Pervaded by a still gravitas, Warhol’s paintings and films appear like tombstones here; many are huge, monolithic, grey or silver, and their subjects are mostly dead, culled from the print media and then replicated. These celebrities are the supernovas of the title that burn brightest before going out forever; better yet, each is a Flaming Star, the name of the film from which Warhol’s images of Elvis originated. For Cronenberg, it becomes a metaphor for death, always lurking over one’s shoulder. In the exhibit, the massive Elvis I and II, from 1963 and probably 1964, respectively — two Elvises in eye-popping colour and two in black and white, with the print quality fading from left to right — are placed next to the canonical Screen Tests (circa 1964 to ’66), a small sampling of Warhol’s encyclopedic project that allowed him and his friends to study the spellbinding faces of a range of human specimens from Edie Sedgwick to Marcel Duchamp. Cronenberg interprets the steadily fading ink of the multiple prints as the withering away of renown and life itself. One could make the same case about the bursts of white light that signal the end of a 16mm film reel, omnipresent in this show as Warhol usually let the film run out: While the star may command the world’s attention, the cinematic machine waits for no one.

Marked by the stillness of the glamour pose and of rigor mortis, the exhibition is also deathly quiet — all the films (shown on DVD and sadly washed out by the overhead lights) are silent, and the digital projectors don’t make a peep — and most paintings balance their audacious but frozen imagery with vast expanses of pure colour. In the case of Red Disaster (1963), a full canvas of bright red paint is paired with his notorious, repeated electric chair image which itself bears a small sign urging “silence.”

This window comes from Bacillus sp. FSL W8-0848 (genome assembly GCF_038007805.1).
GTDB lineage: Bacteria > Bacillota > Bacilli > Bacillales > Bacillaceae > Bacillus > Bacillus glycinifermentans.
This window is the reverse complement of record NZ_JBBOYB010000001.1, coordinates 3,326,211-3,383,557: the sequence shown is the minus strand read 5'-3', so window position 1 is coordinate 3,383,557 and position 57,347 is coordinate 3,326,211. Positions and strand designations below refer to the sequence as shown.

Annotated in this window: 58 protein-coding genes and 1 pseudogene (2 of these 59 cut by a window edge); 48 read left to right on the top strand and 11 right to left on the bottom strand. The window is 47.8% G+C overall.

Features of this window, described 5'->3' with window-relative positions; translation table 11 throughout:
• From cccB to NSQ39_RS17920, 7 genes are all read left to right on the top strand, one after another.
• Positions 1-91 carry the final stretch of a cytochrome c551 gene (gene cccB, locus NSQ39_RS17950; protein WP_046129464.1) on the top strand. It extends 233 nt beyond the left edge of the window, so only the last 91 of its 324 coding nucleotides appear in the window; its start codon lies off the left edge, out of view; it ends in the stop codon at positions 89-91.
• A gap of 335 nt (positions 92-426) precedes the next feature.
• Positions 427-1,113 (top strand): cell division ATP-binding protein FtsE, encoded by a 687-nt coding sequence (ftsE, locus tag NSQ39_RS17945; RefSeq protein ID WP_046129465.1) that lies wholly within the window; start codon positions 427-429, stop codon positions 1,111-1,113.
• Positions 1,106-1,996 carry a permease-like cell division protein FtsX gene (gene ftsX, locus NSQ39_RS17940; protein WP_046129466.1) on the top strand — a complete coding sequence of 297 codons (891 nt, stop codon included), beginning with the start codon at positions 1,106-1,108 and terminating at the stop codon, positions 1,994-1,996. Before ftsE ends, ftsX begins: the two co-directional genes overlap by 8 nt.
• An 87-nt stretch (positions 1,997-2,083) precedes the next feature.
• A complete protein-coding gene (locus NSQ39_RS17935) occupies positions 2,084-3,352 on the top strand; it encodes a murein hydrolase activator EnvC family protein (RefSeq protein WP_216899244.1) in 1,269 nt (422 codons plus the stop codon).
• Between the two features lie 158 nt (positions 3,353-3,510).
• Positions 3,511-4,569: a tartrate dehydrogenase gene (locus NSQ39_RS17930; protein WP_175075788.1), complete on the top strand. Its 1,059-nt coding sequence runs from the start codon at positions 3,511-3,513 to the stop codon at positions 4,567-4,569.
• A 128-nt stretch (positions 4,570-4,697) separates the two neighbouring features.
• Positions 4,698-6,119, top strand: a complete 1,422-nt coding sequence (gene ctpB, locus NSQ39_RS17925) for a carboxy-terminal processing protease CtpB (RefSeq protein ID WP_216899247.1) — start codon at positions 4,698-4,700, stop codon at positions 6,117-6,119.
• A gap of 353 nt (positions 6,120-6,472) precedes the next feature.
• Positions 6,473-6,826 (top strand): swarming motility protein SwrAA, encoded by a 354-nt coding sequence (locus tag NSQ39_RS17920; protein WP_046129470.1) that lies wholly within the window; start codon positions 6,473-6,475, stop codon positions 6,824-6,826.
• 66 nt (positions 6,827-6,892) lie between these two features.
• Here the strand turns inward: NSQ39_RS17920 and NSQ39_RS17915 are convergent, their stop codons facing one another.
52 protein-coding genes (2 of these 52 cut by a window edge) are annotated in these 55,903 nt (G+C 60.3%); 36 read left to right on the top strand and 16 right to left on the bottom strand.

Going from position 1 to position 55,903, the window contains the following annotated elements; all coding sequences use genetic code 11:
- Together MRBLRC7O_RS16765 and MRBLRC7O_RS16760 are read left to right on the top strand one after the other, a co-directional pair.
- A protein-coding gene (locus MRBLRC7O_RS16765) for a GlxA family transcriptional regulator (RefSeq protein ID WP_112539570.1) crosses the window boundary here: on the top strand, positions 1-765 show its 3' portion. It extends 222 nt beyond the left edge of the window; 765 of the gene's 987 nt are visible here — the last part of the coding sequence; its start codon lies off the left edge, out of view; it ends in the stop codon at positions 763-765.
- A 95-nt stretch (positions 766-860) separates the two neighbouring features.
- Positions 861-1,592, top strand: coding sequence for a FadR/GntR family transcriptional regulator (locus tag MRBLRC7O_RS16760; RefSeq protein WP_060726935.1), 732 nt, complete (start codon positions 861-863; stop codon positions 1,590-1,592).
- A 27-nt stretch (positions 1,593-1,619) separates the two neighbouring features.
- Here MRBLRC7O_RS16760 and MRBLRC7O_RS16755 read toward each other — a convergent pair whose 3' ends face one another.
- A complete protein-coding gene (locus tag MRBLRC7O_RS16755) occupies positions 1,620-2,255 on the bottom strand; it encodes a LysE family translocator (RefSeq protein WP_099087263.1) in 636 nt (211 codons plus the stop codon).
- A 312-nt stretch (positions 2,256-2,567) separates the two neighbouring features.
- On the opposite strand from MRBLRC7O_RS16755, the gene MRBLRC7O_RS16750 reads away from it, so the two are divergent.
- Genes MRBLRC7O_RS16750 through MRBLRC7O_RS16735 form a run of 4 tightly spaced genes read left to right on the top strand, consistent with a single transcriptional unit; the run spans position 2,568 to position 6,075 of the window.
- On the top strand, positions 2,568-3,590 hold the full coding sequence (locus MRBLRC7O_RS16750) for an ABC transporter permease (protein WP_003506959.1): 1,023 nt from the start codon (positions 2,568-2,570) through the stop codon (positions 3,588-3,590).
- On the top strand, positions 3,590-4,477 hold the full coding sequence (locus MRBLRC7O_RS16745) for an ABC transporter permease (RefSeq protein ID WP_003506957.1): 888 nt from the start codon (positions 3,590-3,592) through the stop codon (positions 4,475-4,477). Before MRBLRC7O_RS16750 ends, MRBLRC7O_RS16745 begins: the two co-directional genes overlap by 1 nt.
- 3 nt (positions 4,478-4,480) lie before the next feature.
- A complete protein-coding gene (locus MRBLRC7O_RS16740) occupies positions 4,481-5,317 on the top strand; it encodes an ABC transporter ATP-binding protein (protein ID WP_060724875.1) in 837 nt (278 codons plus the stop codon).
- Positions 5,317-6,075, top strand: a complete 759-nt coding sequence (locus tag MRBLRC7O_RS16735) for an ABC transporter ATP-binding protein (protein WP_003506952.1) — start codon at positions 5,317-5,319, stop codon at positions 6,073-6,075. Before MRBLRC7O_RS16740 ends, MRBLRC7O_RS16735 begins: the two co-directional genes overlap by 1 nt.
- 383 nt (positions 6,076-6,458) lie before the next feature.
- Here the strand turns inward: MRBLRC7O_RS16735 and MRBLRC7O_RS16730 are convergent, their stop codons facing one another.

Beyond amphetamines, perhaps the most important social glue that held together Warhol’s scene was a shared fascination with old Hollywood movie stars, a camp cult of sorts that especially revelled in the silver screen’s more wretched excesses. My favourite Andy is the pale, sickly, poor, mother-loving little Pittsburgh faggot who, in critic Simon Watney’s words, made “his own America” from the mass culture detritus around him. Warhol made anything, from product packages to movie and crime stills, “speak [his] queer feelings.” Similarly, Wayne Koestenbaum, in his essential biography of the artist, argues that the star system is the “structure of identity on which [he] depended.” In the movies, women were permitted the kinds of acting out that theatrical young gay boys could only dream of, a hyperbolic mix of glamour and emotion that is taboo and sissy for little Andy, but not for Liz.

Cronenberg rightly points out that Warhol did not create an anti-Hollywood with his superstars, but a queer, effusively defective version fuelled by his esteem for the glittering original. Enthralled by testing the limits of human presence, the attention that his camera lavishes on the beautiful boys and girls in his orbit has a transcendent power — thanks to the magnitude of his belief in stardom, everyone appears flamboyant and fascinating (though being an exhibitionist doesn’t hurt either).